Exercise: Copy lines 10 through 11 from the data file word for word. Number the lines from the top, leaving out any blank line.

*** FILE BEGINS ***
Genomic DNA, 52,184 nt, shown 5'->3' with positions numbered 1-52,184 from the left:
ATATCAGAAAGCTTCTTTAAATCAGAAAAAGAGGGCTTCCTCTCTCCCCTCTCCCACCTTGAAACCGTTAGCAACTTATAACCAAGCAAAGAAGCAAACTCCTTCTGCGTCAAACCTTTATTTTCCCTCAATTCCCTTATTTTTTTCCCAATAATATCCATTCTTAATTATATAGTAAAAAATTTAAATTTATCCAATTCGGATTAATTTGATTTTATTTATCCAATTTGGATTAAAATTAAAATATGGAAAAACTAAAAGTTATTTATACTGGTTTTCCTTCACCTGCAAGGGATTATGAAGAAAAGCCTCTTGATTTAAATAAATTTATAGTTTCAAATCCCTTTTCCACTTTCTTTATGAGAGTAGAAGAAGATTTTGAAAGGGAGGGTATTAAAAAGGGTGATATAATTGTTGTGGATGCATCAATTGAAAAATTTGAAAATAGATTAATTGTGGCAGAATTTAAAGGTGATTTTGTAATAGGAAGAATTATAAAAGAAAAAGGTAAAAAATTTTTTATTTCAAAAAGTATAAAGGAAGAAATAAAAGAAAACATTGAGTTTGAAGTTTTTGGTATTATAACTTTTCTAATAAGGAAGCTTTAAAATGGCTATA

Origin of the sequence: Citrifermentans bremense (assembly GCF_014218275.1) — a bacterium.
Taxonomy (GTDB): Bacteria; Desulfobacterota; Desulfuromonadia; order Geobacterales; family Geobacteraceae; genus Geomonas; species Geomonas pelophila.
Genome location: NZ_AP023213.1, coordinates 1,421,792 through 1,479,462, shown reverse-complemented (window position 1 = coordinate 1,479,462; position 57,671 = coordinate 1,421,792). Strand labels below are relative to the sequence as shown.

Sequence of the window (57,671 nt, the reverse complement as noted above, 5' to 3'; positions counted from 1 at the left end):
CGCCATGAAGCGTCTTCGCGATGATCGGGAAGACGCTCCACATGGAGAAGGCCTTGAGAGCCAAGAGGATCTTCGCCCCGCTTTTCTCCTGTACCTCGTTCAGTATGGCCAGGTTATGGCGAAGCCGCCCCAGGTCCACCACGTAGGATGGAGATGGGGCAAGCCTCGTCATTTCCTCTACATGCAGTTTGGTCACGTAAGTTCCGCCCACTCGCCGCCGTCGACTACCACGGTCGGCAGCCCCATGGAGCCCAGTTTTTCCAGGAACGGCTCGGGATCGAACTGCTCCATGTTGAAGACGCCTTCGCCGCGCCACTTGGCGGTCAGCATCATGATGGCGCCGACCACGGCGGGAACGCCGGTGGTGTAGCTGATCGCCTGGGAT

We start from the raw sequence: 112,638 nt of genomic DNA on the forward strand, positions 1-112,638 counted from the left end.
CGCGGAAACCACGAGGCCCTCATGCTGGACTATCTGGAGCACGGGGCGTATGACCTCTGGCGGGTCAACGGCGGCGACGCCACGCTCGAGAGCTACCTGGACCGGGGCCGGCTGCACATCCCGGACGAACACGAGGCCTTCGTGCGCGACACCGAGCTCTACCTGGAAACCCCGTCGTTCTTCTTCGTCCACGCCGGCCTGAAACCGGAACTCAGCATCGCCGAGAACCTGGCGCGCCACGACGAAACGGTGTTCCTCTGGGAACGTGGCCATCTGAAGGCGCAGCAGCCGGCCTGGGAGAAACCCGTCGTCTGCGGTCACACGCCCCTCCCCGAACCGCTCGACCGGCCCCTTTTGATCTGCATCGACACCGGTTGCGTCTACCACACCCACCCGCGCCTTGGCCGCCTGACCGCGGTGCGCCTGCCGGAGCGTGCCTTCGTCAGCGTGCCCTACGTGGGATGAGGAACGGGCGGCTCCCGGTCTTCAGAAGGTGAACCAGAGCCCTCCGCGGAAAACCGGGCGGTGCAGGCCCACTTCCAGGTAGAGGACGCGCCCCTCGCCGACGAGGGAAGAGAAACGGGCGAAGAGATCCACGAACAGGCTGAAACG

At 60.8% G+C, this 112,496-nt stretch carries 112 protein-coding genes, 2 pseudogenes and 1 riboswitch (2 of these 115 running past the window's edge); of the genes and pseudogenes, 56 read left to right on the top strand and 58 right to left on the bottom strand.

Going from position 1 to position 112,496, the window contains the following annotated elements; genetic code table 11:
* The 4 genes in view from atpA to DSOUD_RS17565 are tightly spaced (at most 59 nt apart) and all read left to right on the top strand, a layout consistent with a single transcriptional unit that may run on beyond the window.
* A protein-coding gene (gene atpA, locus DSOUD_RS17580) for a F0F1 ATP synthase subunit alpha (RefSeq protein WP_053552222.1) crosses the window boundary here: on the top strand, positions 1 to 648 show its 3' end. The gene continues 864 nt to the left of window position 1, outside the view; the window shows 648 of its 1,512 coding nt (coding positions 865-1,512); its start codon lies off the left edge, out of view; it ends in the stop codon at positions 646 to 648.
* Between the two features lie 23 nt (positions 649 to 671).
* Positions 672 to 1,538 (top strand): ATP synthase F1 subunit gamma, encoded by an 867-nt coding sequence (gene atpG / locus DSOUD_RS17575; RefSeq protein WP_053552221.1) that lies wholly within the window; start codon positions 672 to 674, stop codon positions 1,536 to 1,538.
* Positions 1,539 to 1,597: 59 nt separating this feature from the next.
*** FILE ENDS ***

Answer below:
At 60.8% G+C, this 112,496-nt stretch carries 112 protein-coding genes, 2 pseudogenes and 1 riboswitch (2 of these 115 running past the window's edge); of the genes and pseudogenes, 56 read left to right on the top strand and 58 right to left on the bottom strand.

Going from position 1 to position 112,496, the window contains the following annotated elements; genetic code table 11: